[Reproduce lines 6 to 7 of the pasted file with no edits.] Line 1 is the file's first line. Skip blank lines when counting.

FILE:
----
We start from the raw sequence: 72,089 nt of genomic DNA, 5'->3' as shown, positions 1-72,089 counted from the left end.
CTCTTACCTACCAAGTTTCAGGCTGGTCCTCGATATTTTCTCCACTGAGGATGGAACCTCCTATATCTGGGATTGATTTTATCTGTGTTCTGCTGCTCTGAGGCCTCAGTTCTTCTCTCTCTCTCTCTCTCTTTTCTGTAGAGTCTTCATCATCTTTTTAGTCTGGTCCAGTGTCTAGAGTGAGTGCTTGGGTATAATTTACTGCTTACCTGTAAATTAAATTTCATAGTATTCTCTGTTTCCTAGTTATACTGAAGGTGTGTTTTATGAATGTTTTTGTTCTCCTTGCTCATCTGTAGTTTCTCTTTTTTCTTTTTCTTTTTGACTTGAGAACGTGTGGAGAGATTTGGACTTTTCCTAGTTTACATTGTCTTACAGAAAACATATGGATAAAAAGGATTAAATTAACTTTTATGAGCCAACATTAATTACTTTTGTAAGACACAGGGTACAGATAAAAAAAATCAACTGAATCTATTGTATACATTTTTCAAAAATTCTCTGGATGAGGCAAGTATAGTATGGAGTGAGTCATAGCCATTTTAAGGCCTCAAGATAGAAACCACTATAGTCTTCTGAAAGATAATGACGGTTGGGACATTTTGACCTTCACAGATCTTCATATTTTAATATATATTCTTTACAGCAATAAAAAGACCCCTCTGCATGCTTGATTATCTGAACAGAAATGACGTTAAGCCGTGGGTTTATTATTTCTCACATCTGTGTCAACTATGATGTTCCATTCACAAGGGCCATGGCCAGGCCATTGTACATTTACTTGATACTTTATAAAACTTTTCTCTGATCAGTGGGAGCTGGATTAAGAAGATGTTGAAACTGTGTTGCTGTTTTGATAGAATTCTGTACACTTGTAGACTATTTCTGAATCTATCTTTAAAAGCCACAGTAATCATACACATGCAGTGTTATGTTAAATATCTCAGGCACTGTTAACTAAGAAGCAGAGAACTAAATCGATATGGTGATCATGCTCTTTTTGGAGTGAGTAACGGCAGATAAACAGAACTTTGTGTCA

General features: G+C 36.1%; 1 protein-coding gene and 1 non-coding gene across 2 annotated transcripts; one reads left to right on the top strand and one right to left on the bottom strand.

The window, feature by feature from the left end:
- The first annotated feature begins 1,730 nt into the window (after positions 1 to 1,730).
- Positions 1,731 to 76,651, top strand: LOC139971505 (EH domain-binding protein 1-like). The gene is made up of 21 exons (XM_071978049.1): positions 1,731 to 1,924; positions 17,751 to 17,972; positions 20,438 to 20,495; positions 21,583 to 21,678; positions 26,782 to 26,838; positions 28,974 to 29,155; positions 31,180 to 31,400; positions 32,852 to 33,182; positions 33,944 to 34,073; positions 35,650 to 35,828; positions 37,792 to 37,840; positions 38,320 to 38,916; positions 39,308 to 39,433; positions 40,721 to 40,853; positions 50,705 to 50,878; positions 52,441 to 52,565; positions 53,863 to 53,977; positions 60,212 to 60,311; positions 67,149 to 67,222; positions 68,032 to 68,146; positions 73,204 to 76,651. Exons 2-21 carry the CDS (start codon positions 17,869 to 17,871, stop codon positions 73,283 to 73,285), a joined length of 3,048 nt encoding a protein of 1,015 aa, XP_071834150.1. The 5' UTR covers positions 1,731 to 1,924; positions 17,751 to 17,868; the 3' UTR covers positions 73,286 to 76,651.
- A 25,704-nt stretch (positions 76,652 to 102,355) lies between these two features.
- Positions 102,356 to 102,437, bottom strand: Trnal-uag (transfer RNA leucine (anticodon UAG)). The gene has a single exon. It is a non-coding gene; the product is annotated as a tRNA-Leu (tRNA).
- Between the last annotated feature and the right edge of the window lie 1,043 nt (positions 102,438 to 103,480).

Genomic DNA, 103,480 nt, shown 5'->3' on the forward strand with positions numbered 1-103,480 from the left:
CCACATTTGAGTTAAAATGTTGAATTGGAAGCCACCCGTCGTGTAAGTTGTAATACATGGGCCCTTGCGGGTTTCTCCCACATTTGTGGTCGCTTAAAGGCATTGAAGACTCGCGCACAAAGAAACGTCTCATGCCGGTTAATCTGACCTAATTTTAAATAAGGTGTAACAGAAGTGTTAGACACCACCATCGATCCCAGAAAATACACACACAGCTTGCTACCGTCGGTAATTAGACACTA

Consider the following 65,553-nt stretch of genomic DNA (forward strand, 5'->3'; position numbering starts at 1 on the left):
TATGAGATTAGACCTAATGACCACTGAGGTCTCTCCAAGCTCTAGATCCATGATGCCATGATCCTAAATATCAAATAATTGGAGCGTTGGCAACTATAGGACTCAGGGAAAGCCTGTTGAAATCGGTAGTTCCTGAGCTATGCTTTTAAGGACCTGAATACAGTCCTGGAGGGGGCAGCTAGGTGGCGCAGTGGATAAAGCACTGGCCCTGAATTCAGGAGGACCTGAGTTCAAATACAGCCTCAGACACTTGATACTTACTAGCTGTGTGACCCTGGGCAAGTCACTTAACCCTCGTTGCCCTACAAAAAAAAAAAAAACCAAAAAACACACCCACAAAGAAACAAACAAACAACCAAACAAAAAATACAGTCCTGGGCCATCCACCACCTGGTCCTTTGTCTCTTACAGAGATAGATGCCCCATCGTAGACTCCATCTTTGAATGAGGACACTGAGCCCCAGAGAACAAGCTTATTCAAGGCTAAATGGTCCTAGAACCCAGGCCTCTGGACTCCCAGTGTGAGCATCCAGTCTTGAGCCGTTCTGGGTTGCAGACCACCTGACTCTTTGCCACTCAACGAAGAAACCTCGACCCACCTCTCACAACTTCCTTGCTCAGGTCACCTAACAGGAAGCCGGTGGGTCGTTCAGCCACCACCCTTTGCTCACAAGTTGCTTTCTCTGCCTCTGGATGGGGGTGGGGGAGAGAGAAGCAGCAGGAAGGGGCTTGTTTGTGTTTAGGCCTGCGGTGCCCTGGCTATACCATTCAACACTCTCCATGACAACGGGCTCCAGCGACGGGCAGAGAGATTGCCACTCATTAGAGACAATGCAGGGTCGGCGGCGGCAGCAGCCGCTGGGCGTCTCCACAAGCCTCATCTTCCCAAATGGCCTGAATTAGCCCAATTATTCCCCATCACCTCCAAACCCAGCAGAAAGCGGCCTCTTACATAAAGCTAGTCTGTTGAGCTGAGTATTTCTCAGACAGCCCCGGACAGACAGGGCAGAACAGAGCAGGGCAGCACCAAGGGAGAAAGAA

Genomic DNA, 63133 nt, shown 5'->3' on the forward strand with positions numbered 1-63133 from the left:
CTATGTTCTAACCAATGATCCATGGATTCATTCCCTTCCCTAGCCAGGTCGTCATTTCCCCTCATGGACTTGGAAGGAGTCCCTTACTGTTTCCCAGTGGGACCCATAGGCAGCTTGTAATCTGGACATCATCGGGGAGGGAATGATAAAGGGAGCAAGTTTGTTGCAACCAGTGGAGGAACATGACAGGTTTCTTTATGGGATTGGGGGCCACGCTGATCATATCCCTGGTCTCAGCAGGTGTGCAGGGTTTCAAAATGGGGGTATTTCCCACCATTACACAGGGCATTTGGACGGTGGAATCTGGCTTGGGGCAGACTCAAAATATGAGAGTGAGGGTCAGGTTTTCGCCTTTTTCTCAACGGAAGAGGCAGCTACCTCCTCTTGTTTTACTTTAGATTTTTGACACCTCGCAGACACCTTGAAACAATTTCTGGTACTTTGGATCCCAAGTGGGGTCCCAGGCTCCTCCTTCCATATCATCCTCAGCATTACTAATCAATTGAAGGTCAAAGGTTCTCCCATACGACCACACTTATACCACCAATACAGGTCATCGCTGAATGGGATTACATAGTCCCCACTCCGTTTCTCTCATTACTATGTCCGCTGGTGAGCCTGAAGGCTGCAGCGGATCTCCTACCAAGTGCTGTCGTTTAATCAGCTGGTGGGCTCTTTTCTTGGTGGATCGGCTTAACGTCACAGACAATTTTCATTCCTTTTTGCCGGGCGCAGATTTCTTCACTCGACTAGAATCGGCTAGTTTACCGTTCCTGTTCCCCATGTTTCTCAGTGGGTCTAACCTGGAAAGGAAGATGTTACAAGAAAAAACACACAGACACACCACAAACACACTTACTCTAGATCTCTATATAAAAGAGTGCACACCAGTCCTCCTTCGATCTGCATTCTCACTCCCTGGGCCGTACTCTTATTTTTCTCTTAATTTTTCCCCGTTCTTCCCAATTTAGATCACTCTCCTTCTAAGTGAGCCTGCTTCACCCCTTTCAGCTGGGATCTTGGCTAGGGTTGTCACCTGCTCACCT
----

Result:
- Positions 1,731 to 76,651, top strand: LOC139971505 (EH domain-binding protein 1-like). The gene is made up of 21 exons (XM_071978049.1): positions 1,731 to 1,924; positions 17,751 to 17,972; positions 20,438 to 20,495; positions 21,583 to 21,678; positions 26,782 to 26,838; positions 28,974 to 29,155; positions 31,180 to 31,400; positions 32,852 to 33,182; positions 33,944 to 34,073; positions 35,650 to 35,828; positions 37,792 to 37,840; positions 38,320 to 38,916; positions 39,308 to 39,433; positions 40,721 to 40,853; positions 50,705 to 50,878; positions 52,441 to 52,565; positions 53,863 to 53,977; positions 60,212 to 60,311; positions 67,149 to 67,222; positions 68,032 to 68,146; positions 73,204 to 76,651. Exons 2-21 carry the CDS (start codon positions 17,869 to 17,871, stop codon positions 73,283 to 73,285), a joined length of 3,048 nt encoding a protein of 1,015 aa, XP_071834150.1. The 5' UTR covers positions 1,731 to 1,924; positions 17,751 to 17,868; the 3' UTR covers positions 73,286 to 76,651.
- A 25,704-nt stretch (positions 76,652 to 102,355) lies between these two features.